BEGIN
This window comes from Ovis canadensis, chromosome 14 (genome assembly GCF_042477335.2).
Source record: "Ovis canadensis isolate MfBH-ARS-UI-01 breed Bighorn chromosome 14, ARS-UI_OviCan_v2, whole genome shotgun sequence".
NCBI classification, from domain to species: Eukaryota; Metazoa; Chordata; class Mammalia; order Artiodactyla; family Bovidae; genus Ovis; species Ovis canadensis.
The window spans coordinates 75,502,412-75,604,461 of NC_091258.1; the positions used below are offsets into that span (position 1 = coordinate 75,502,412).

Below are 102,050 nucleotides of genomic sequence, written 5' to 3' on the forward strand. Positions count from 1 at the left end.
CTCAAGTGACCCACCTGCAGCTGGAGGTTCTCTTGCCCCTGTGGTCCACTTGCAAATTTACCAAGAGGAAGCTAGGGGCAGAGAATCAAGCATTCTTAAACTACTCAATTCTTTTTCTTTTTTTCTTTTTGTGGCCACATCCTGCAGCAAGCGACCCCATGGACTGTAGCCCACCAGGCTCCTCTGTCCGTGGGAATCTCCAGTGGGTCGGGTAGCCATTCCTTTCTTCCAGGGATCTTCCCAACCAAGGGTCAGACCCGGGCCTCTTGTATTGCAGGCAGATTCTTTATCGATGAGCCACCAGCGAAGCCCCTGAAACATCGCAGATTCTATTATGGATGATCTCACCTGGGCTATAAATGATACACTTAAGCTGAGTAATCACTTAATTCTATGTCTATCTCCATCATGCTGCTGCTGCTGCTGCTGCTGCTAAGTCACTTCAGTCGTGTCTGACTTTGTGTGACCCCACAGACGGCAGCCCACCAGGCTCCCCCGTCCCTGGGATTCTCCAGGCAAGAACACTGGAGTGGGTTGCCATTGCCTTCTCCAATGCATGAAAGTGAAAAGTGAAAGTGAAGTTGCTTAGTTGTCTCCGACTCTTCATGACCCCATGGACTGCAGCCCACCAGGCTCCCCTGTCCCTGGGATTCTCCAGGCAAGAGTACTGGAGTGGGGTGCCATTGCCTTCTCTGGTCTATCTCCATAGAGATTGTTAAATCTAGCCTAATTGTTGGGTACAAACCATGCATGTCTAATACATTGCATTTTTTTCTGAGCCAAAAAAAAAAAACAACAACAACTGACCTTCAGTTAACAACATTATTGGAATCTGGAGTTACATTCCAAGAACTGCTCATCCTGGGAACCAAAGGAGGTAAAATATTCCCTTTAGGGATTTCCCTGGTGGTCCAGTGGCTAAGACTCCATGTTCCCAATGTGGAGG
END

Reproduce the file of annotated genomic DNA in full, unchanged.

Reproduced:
This window comes from Ovis canadensis, chromosome 14 (genome assembly GCF_042477335.2).
Source record: "Ovis canadensis isolate MfBH-ARS-UI-01 breed Bighorn chromosome 14, ARS-UI_OviCan_v2, whole genome shotgun sequence".
NCBI classification, from domain to species: Eukaryota; Metazoa; Chordata; class Mammalia; order Artiodactyla; family Bovidae; genus Ovis; species Ovis canadensis.
The window spans coordinates 75,502,412-75,604,461 of NC_091258.1; the positions used below are offsets into that span (position 1 = coordinate 75,502,412).

Below are 102,050 nucleotides of genomic sequence, written 5' to 3' on the forward strand. Positions count from 1 at the left end.
CTCAAGTGACCCACCTGCAGCTGGAGGTTCTCTTGCCCCTGTGGTCCACTTGCAAATTTACCAAGAGGAAGCTAGGGGCAGAGAATCAAGCATTCTTAAACTACTCAATTCTTTTTCTTTTTTTCTTTTTGTGGCCACATCCTGCAGCAAGCGACCCCATGGACTGTAGCCCACCAGGCTCCTCTGTCCGTGGGAATCTCCAGTGGGTCGGGTAGCCATTCCTTTCTTCCAGGGATCTTCCCAACCAAGGGTCAGACCCGGGCCTCTTGTATTGCAGGCAGATTCTTTATCGATGAGCCACCAGCGAAGCCCCTGAAACATCGCAGATTCTATTATGGATGATCTCACCTGGGCTATAAATGATACACTTAAGCTGAGTAATCACTTAATTCTATGTCTATCTCCATCATGCTGCTGCTGCTGCTGCTGCTGCTAAGTCACTTCAGTCGTGTCTGACTTTGTGTGACCCCACAGACGGCAGCCCACCAGGCTCCCCCGTCCCTGGGATTCTCCAGGCAAGAACACTGGAGTGGGTTGCCATTGCCTTCTCCAATGCATGAAAGTGAAAAGTGAAAGTGAAGTTGCTTAGTTGTCTCCGACTCTTCATGACCCCATGGACTGCAGCCCACCAGGCTCCCCTGTCCCTGGGATTCTCCAGGCAAGAGTACTGGAGTGGGGTGCCATTGCCTTCTCTGGTCTATCTCCATAGAGATTGTTAAATCTAGCCTAATTGTTGGGTACAAACCATGCATGTCTAATACATTGCATTTTTTTCTGAGCCAAAAAAAAAAAACAACAACAACTGACCTTCAGTTAACAACATTATTGGAATCTGGAGTTACATTCCAAGAACTGCTCATCCTGGGAACCAAAGGAGGTAAAATATTCCCTTTAGGGATTTCCCTGGTGGTCCAGTGGCTAAGACTCCATGTTCCCAATGTGGAGG